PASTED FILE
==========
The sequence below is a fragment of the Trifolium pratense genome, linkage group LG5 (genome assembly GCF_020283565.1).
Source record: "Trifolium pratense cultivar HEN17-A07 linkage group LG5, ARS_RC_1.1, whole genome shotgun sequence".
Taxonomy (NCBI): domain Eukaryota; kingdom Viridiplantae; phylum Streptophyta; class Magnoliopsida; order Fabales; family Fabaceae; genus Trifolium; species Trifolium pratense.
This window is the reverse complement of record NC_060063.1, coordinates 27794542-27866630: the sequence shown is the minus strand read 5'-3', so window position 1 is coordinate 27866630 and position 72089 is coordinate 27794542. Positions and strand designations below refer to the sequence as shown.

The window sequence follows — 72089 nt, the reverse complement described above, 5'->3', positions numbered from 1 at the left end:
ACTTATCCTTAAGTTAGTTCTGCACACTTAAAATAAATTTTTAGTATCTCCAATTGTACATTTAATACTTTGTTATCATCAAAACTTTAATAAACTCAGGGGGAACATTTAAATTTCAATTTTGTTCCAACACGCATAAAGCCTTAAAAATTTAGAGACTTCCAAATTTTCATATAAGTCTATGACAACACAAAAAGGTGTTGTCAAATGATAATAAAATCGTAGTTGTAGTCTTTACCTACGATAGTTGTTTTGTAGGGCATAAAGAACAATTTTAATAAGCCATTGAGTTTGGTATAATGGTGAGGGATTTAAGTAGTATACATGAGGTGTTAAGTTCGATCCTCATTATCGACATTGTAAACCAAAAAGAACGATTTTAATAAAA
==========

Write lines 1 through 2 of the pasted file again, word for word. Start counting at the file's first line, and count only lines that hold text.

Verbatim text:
The sequence below is a fragment of the Trifolium pratense genome, linkage group LG5 (genome assembly GCF_020283565.1).
Source record: "Trifolium pratense cultivar HEN17-A07 linkage group LG5, ARS_RC_1.1, whole genome shotgun sequence".